"We are what we repeatedly do. Excellence then, is not an act, but a habit." -Aristotle-
When we get used to typing and communicating correctly, it becomes second nature to us. It's a lesson that translates to so many areas of life.
For example: Wearing a seatbelt, using your blinker, using safety cables, saying "please" and "thank you", speaking correctly...
A little more on speaking correctly...
I'm from Texas. We're stereotyped as having a thick southern accent and using terms such as "y'all" and "fixin' to", but I can't tell you how many times I have been asked where I was from. People think I'm from the north (even people from the north!) because of the way I pronounce my words. I think it is because of sitting through so many notes sessions after rehearsals. Listening to directors stress pronunciations like "get, not git" or "many, not miny" has truly helped me become better at expressing myself - and separating myself from that redneck stereotype!
Ladies and Gentlemen, I believe we have an uncited offence in the very topic of this thread... Are we or are we not discussing a Tech Forum rather than something I should be submitting to the tax department? And to boot, in it's current state, the thread title does not even make sense... (Figured out my opinion on the matter yet?)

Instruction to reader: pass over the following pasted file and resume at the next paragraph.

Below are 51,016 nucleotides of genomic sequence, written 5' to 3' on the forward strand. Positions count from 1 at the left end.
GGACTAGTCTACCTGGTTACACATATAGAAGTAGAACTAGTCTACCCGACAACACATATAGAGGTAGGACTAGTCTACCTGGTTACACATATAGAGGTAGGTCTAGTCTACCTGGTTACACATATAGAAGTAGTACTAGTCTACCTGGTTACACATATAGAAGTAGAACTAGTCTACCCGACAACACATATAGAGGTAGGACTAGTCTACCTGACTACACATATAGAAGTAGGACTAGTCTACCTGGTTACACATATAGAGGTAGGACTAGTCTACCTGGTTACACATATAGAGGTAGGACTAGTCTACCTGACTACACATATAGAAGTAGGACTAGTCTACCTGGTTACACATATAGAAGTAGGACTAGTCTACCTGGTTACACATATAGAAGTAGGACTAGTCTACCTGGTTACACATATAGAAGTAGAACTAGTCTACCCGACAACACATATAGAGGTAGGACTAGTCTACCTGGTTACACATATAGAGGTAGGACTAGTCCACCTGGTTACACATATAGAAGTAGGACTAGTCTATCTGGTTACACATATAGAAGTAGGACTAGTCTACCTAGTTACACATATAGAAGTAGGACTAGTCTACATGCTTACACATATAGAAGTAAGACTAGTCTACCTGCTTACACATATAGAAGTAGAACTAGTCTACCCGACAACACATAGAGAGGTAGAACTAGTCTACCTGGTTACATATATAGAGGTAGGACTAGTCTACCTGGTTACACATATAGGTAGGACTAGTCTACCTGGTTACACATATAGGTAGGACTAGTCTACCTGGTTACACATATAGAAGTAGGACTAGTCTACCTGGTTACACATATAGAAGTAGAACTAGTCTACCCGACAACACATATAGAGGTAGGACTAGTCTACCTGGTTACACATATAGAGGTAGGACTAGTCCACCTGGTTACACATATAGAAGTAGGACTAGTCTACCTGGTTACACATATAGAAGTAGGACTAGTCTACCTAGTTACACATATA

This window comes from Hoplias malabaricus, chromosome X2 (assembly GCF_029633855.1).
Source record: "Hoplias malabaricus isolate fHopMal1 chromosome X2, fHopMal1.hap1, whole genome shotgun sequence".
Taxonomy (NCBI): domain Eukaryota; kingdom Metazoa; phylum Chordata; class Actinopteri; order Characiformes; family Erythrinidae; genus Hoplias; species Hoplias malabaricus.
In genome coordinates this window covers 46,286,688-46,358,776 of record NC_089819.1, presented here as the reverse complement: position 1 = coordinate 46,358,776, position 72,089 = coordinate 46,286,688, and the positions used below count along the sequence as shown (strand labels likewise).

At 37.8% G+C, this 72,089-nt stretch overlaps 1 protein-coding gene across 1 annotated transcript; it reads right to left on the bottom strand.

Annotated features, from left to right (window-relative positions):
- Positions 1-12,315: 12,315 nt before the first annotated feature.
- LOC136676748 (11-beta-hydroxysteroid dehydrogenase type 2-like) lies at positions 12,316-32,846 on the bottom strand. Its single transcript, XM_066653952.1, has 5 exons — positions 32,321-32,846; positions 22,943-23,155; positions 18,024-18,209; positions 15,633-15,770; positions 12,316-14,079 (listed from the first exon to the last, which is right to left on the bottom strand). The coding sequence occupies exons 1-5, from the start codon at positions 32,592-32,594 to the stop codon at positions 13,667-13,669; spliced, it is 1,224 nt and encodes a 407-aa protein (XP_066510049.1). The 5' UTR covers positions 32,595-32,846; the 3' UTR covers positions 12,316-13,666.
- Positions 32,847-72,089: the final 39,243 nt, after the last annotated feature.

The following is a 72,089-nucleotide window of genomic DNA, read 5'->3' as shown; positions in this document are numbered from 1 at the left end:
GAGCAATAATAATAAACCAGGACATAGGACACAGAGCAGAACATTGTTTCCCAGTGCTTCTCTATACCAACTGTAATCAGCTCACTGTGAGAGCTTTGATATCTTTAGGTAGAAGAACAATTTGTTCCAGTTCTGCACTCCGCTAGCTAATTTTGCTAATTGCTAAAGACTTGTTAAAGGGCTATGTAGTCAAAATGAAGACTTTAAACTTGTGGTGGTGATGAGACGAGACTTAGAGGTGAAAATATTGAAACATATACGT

The reason we seem so strick around here is because when someone comes along and finds your user profile (trust me it happens) and sees what language your using, that job interview you were going to have might just get filled before you get there. Future employeers are starting to look at social networking sites such as facebook to see what nutjob they are about to hire.
all of this is contained in our helpful guide to spelling on controlbooth
CB: Tech. Form or English Class
It's two sentences and also a poor lexical clause.
[user]Sean[/user] has cited the mispellings. The first sentence above falls into the category of run-on. Regarding the second: proper names are capitalized. Third: sentences begin with a capital letter, proper names are capitalized, and end with a period. Or, in this case, as the independent clause serves to introduce the link, a colon: http://www.creativeteachingsite.com/humorgrammar.htm.
While I'm almost willing to suspect that your intentions are honorable, Hughesie, it's quite tiresome to continually edit and correct your entries in the Wiki, where grammatical errors serve to destroy the creditability of the article.
Also, I suggest that one refrain from using the royal pronoun "we" in future writings, unless one possesses a mouse in his/her pocket.
Separate names with a comma.